Our bathroom also had a vent that didn't go outside, it went into the attic, but that was an easy fix for us to cut a hole and vent it out and up since we don't have another floor above it. Could you maybe move the wiring closer to the wall during construction and mount it on the wall so it could vent out of the same window area that the blocks will go in? Not ideal, I know, but better than nothing.

    I agree that if you do tiles, run them all the way up.

    I'll think about it some more and see if I can come up with better ideas.
     
  6. EweSheep

    EweSheep Flock Mistress

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    Jan 12, 2007
    Land of Lincoln
    Had that same set up when we lived on the farm. Had to use marine outdoor paint for our window. Sometimes a house didn't have a bathroom to begin with and found a small room to install an indoor bathroom.

    Tile would be your BEST bet. Wished I had done that with my bathroom. Right now I'm dealing with some funky brown mold (or it could be somehting else) up above the ceiling of our shower. We dont have a vent nor could install one, so we deal with it by cracking the bathroom door when we take our hot showers and ope it up when we are finished.

    As for covering up the window with shower stall. Yep you can do it! We did it for our kitchen which I wanted a gallery type and one window HAD to be done. Since it was a brick house, I had to put white foam board behind that window, caulk it inside the window and outside of the window, and dry walled it up. In order not to make it look crudy, I put a frosted glass storm windows on it. It was lovely! You can even make shutters to cover up the flaw and a flower box underneath the window! Never had a leak or water seepage coming in at all from that window. So this is what it is layered from outside to inside....frosted glass storm windows, original window panes and set up (tear NOTHING out!), white foamboard, about 4 to 5 inches thick for the entire window opening, put insulations in the cracks or on the outside of the window frame, plastic wrap and then drywall it up.

    [​IMG]
    This is our bathroom.

    [​IMG]
    this is our kitchen. The window we covered up, is directly above the sink and as tall as the cabinets.
     
  7. foxinachickenhouse

    foxinachickenhouse Chillin' With My Peeps

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    Apr 8, 2010
    Oregon
    That looks just like our bathroom before we remodeled last winter. We replaced the regular window with the glass blocks and put a tip out window at the top for ventilation. It was the perfect solution. Tiled to a height of about 7ft. which works great and moisture has not been a problem on the drywall above. We installed a wall mount sink and it made the bathroom seem so much larger. We also replaced the toilet with a low profile tank and round bowl toilet. Storage was of course an issue. We got a large but shallow medicine cabinet and put that above the toilet. Some well placed towel racks and hooks helped. I like the ones that hold 3 towels on bars that fold out from the wall. And then a size appropriate basket of rolled clean towels that fits under the sink. Extra TP ended up in a holder that hangs on the toilet tank itself. In the hall leading to the bath we have extra shelves that helped contain overflow towels and extra "stuff". Everyone comments about how the bath seems so much bigger now. You'll be so glad you did the project. Good luck!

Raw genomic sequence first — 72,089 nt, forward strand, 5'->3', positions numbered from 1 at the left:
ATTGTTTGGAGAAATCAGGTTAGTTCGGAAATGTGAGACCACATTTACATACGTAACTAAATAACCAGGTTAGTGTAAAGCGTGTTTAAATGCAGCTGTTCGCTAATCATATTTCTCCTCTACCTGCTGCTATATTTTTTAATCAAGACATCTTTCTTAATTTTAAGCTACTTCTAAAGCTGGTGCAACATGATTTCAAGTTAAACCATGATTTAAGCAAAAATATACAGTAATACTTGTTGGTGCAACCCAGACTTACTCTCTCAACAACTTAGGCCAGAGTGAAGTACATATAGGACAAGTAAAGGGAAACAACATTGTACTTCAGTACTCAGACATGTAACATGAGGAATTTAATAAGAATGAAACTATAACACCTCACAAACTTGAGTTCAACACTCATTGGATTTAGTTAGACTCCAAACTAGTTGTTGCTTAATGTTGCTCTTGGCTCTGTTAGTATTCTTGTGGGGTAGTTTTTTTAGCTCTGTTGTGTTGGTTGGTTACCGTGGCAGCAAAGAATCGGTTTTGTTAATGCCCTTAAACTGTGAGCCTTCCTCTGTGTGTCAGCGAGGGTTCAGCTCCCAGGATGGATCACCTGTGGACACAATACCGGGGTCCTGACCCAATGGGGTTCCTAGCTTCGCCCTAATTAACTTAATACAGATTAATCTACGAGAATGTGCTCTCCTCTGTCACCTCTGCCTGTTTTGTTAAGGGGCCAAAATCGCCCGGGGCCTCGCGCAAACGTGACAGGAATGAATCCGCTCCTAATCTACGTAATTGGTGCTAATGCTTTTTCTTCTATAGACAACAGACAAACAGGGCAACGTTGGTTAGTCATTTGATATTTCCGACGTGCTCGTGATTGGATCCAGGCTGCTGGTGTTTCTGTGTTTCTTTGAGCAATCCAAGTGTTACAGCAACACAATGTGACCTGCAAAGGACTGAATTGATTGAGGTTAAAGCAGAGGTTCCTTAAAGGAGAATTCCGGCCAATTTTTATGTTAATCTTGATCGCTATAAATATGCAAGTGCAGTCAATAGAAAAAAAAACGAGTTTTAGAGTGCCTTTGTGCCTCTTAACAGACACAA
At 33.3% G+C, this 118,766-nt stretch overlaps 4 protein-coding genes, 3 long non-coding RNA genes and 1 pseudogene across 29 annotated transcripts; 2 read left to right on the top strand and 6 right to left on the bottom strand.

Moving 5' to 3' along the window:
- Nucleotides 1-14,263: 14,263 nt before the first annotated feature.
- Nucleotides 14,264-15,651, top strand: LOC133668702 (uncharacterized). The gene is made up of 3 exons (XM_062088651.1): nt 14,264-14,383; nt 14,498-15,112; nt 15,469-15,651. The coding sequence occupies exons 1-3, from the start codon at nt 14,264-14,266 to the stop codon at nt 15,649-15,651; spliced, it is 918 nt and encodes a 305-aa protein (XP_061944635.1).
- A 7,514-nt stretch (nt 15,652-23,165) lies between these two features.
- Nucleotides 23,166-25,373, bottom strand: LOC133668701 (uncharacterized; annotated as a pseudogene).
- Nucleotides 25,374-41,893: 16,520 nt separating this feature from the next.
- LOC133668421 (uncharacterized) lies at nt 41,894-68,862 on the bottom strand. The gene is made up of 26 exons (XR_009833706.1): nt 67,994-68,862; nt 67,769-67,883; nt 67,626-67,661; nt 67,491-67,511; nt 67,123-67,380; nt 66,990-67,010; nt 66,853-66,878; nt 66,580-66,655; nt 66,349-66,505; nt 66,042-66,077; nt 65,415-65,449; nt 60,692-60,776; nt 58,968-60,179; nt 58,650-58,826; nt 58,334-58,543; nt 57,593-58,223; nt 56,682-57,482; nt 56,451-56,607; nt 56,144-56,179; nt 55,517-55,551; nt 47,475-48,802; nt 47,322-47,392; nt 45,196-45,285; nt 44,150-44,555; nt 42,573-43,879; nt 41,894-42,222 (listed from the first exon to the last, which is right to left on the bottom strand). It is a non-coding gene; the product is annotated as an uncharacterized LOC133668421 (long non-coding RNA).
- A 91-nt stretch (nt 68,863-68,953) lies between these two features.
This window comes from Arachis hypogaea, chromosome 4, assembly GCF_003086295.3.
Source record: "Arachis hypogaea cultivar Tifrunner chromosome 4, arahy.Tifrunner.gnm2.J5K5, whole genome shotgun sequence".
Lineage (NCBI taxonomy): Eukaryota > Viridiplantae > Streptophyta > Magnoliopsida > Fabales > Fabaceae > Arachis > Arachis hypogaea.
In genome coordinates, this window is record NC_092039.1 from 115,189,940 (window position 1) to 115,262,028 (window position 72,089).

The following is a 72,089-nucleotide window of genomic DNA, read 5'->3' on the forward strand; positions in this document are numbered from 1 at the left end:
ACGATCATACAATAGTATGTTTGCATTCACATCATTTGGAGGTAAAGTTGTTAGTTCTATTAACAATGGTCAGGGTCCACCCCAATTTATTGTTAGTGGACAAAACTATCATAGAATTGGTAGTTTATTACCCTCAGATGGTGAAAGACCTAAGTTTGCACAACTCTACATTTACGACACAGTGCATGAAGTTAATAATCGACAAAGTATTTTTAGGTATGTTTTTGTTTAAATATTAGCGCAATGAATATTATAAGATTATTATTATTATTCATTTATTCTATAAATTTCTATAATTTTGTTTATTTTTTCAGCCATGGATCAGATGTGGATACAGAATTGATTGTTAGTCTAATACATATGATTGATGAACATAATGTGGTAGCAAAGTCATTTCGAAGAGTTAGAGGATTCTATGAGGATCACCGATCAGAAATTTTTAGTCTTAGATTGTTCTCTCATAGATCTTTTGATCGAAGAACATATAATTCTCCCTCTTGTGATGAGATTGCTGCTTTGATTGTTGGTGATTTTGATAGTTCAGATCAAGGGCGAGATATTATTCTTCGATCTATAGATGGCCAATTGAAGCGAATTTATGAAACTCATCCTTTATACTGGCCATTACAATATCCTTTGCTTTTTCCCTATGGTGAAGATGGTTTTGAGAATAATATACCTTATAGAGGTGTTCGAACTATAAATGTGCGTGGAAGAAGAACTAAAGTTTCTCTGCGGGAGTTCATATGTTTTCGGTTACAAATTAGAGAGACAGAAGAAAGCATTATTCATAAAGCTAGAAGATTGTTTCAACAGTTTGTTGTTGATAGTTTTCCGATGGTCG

8. CityGirlintheCountry

    CityGirlintheCountry Green Eggs and Hamlet

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    Jul 7, 2007
    Middle TN
    Looks similar to my bathroom. There is a window inside my tub as well.

    This is what it looked like when I started-
    [​IMG]

    After I pulled the tile board off the walls-
    [​IMG]

    At the end of the remodel-
    [​IMG]

    I had the tub enclosure retiled and the tub re-porcelained. I pulled off the old tile board and put up beadboard and molding. I replaced the medicine cabinet and the lights over the sink. The whole deal got painted (with semigloss on the bottom to make it easier to clean). The toilet and sink came with the house. The space is really small. The pedestal sink makes it feel bigger.

    To deal with the window I went and found a pretty vinyl shower curtain. I put a rod up at the ceiling and hug the shower curtain over the window. It keeps the water off the wood and blocks the view of the neighbors. I did paint the window frame with a couple of coats of semi-gloss paint as well. At some point I will have all the windows replaced. For now this system works great.

    Good luck. Bathroom remodels are great once they are done. [​IMG]
     
  9. EweSheep

    EweSheep Flock Mistress

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    Jan 12, 2007
    Land of Lincoln
    Beautiful!

    I had that icky sea green plastic tile and black trim all over the bathroom...it was awful! And the tasteless wall paper! It looks like a kaliscope going on in that bathroom LOL! Oh the plastic tile, it was awful..the smell! Someone did a good job but tasteless LOL!

    It took us a month and half to two months to finish our bathroom. It may need to be repainted with better paint that can repel water and mold.
     
  10. RaZ

    RaZ Overrun With Chickens Premium Member

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    Apr 20, 2011
    Caseville, MI
    Your major problem is the lack of ventilation. Until that is corrected you will keep having the problem.
    The venting you describe is not only affecting the bathroom but it is likely causing other damage to your house. That moist air has to get outside or you are going to get mold and rot to surface and structure. I think you are looking at a major repair that guts the entire room down to the studs and an assessment of hidden damage.

    Sorry to tell you that. I went through a similar process a few years ago.